There are two Bronze Age round barrows up here, but Aubrey Burl describes the one Neolithic barrow in his 'Prehistoric Avebury' (p128) and it's rather interesting.
A circular ditch was initially dug to mark the site out. A timber vault, open to the ENE sunrise was constructed, and in it laid a skeleton. The skeleton was already ancient, and had laid in the ground somewhere for more than a few decades (this was inferred from its brittleness). The man had had severe arthritis, and very worn teeth with a number of abcess cavities. Perhaps, Burl speculates, the man was a respected ancestor, who was brought from an old site to this new one, to imbue it with some kind of potency.
Later, the bones were strewn around the outside of the vault in (a series of?) rituals. The bones of the man's left foot remained inside the vault.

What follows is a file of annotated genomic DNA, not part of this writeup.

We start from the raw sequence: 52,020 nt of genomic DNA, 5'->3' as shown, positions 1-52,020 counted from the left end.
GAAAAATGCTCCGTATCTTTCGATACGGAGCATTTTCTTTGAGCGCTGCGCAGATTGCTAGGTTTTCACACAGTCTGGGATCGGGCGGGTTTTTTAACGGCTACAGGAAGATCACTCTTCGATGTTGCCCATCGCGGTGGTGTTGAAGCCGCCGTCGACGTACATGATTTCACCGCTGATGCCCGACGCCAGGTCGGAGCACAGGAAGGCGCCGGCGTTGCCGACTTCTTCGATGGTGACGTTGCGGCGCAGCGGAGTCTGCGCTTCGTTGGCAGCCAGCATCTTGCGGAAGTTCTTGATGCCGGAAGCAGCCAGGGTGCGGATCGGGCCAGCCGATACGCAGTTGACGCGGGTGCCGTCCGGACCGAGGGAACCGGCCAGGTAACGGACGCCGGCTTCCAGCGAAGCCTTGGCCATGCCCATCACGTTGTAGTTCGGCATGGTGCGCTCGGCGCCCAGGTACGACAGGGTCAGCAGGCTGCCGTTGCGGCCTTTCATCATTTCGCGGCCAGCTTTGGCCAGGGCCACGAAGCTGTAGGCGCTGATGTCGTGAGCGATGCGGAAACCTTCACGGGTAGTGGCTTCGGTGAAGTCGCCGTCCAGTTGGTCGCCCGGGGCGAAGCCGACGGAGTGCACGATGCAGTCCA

Later, earth and clay were mixed with a collection of broken pot pieces, charcoal, hundreds of flint flakes, a bone pin, pig bones, and oxen, sheep, deer, beaver and bird bones, and these formed a core to the chalk and rubble barrow which was then formed over the top in a kidney shape. Perhaps these things (that we might consider 'rubbish') were symbolic gifts: food and utensils which could be used in the afterlife? Maybe.